Free Play Activities

Puzzles and Manipulatives: We used sea life related items from class supplies.

IMG_20160604_122218737 IMG_20160604_122145047

Sensory Table IdeasWe could have done sand with shells mixed in, but we’d done that the previous week, so we used rock salt and mixed in shells.

Water Table: We filled it with plastic fish, fish nets.


Game: Somethin’ Fishy was a card game from Simply Fun. I can’t find it on their website, so it may be out of print, which is a shame, because it’s a great game for 4 – 6 year olds. You could make your own… here’s how it works: The cards have a picture of a fish on them. There are four species of fish. In each species there are big fish, little fish, and hungry fish. You draw a card and start a line of fish in front of you. Then draw again. If that card matches the last fish in your line (same color or size) you add it to the line and you continue your turn or, if you have more than three cards in your line, you can choose to collect your cards (i.e. pick up all the cards in your line, set them aside to score later.) If it’s a different color or size, hand it to the person on your left and your turn ends. If it’s a hungry fish… if it is the same species as the last fish in your line, your turn ends, but otherwise you’re safe. Hungry fish don’t eat their own species. But, if it’s a different species than the end of your line, it eats all the fish in your line till it gets to one of its own species. Your turn ends. At the end of the game, you count cards in your score pile.



Outside Play – Beachcombing: Print paper seashells and items to find on a beach. (I used these: Scatter them outside in sand play area.

Opening Circle:

Gathering: A Sailor went to sea sea sea clapping game. (clap right, clap left, clap both hands three times, and so on.) Here’s a tutorial:, and here are kids doing it full speed:

If all your students were 6 or 7, you could probably just teach this as it is. But our kids range in age from barely 3 to almost 8, so here’s how we did it: First, two adults demo it. Then pair up one grown-up with each kid. Level one – the child puts their hands up in front of them palms out and just holds them there. The adult claps against their upheld hands. If they master that, then on to level two – the adult holds their hands still and the kid claps against them. Then for those who can – on to level three, where both clap simultaneously. Level 4 – speed that up!

This game teaches rhythm, hand-eye coordination, singing and moving at the same time, and teamwork.

Book: Papa’s Mechanical Fish (see below)

Discussion: Ask who lives under the water. Ask: can they breathe water or do they have to breathe air? If have to breathe air, then can’t dive very deep, because they have to keep coming up for air. Human beings can do this. Or, if we want to be able to keep looking under the water while we swim, we can wear a mask and a snorkel. (Show picture.) If we want to go under the water for a long time, what can we do? (Show picture of scuba diver, talk about oxygen tanks. Show picture of sub.)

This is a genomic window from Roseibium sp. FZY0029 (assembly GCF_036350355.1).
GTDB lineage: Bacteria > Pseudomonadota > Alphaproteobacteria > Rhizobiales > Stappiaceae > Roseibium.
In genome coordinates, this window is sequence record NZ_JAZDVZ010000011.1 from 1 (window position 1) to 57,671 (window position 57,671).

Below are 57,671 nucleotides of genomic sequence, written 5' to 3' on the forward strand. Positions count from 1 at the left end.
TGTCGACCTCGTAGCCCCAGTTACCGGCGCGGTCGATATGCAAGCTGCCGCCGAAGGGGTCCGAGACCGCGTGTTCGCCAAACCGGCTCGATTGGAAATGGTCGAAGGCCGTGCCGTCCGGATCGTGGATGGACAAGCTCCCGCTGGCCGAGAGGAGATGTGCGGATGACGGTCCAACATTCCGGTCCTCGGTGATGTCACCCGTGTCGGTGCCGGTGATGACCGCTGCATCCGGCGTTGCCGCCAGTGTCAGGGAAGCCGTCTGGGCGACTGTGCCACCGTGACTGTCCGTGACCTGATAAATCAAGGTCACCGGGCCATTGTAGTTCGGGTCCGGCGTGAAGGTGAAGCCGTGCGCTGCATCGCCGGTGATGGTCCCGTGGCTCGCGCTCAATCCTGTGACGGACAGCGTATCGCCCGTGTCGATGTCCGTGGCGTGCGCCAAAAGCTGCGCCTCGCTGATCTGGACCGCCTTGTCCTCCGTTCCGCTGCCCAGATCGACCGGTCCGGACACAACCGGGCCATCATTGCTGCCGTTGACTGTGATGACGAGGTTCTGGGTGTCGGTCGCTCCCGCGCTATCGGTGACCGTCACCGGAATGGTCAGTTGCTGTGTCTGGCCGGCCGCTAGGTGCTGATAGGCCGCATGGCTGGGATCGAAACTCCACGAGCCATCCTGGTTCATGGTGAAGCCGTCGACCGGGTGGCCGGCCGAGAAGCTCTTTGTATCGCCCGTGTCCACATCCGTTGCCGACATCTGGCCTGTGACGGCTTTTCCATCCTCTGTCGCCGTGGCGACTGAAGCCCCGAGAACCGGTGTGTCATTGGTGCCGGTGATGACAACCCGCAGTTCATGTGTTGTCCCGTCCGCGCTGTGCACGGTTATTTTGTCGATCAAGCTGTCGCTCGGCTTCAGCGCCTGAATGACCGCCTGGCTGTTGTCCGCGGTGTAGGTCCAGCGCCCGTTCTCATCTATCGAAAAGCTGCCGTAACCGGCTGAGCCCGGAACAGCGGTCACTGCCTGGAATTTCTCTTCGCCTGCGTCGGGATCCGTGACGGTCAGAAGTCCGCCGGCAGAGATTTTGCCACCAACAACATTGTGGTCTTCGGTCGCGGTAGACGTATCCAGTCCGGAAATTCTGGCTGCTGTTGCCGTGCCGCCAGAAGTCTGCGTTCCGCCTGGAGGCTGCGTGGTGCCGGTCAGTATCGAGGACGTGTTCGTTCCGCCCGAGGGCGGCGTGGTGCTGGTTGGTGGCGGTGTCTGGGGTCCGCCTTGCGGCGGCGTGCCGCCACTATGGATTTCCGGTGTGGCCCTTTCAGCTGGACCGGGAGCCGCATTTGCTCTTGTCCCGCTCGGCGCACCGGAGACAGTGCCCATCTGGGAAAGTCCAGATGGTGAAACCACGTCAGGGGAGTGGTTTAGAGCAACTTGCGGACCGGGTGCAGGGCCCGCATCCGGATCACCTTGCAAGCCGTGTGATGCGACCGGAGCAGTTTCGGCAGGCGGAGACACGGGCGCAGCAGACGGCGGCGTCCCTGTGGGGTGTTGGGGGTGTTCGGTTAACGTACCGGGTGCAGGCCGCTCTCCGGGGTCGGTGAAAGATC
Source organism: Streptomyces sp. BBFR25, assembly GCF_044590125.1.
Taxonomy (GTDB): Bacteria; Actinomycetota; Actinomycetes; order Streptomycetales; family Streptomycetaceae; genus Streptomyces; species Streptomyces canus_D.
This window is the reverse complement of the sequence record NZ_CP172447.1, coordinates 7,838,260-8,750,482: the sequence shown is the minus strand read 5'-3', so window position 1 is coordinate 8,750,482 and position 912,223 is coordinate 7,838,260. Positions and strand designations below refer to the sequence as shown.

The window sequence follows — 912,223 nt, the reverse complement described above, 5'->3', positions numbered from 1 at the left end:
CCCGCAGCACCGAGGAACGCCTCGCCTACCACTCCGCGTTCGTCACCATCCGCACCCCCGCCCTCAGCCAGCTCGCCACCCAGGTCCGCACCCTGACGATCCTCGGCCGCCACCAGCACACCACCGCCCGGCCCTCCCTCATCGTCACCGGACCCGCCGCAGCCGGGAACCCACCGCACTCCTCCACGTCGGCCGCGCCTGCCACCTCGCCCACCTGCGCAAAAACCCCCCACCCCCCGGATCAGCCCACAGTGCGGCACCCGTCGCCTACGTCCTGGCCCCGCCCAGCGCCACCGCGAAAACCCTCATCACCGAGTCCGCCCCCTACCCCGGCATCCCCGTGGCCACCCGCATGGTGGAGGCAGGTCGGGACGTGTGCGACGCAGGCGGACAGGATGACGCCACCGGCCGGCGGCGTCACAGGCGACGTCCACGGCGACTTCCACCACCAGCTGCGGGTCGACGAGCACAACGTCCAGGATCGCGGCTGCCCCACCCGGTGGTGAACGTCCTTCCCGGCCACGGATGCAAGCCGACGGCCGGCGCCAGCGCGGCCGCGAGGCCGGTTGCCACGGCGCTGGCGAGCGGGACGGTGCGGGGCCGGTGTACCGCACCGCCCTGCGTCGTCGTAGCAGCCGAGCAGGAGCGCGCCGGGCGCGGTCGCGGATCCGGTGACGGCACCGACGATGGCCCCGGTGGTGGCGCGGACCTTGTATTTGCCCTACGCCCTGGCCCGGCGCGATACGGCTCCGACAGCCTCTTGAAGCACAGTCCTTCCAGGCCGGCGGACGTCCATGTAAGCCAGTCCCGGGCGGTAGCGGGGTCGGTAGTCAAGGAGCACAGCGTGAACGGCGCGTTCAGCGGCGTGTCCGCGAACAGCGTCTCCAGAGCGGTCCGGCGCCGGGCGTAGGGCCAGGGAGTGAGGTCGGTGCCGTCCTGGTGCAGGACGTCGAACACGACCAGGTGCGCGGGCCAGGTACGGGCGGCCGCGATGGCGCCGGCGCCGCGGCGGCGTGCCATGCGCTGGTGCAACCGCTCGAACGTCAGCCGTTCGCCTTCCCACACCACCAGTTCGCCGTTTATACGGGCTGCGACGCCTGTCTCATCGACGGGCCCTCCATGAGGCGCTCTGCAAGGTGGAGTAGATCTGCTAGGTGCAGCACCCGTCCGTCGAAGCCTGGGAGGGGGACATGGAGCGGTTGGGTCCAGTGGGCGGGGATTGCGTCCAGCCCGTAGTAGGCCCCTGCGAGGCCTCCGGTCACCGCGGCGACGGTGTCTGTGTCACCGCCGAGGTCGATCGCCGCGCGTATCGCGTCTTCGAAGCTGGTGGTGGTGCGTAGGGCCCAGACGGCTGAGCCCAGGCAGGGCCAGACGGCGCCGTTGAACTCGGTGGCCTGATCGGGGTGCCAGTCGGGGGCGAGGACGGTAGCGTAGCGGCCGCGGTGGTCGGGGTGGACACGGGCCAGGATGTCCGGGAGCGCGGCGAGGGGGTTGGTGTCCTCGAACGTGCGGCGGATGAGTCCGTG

When you’re in a submarine under the water, what can you use to look under the water (demo a “porthole” using a plastic hoop). What could you use to look at what’s up above the water?

Periscopes. I talked about how periscopes are used on submarines. Then I told them they could also be used on land to spy on things. I hid behind a piece of furniture and asked “Can you see me?” No. “Can I see you? Nope…. all I see is the back of this bookcase. Oh wait, I brought my periscope. Now I see you! I see ____ and I see ____. Hey, Teacher Cym hold up 1 – 5 fingers so I can prove I see you… you’re holding up 3!” The kids LOVED it, so we then left them to play with those after circle.

Song: Over in the Ocean – read the book (see below) and sing the song. Other options are: All the Fish are swimming in the water ( or or Slippery Fish ( and hand motions here:

Closing Circle

BookThe Fantastic Undersea Life of Jacques Cousteau.

Music: Hand out shakers, or scarves, or sea life puppets and dance to Under the Sea from Little Mermaid or Yellow Submarine by the Beatles.

Book recommendations

Papa’s Mechanical Fish by Fleming and Kulikov. On my list of Most Recommended Books about Inventors. What I like about it: nice story about a family – Papa, Mama, four kids, and a dog Rex. Papa is an inventor who has invented many (entertaining) things that “almost work.” Then on a family fishing trip he has a Eureka moment – he wants to build  mechanical fish he can ride underwater in. He attempts. And fails. Then makes a bigger bolder attempt. And fails. But he keeps trying, and in the end creates a sub that seats 7 in velvet upholstered chairs and the family has a delightful day under the water. Appeals to a broad age range, 4 – 8, with lots of giggling over the misadventures of Papa.  It’s a little long, so I look for ways to shorten it as I read.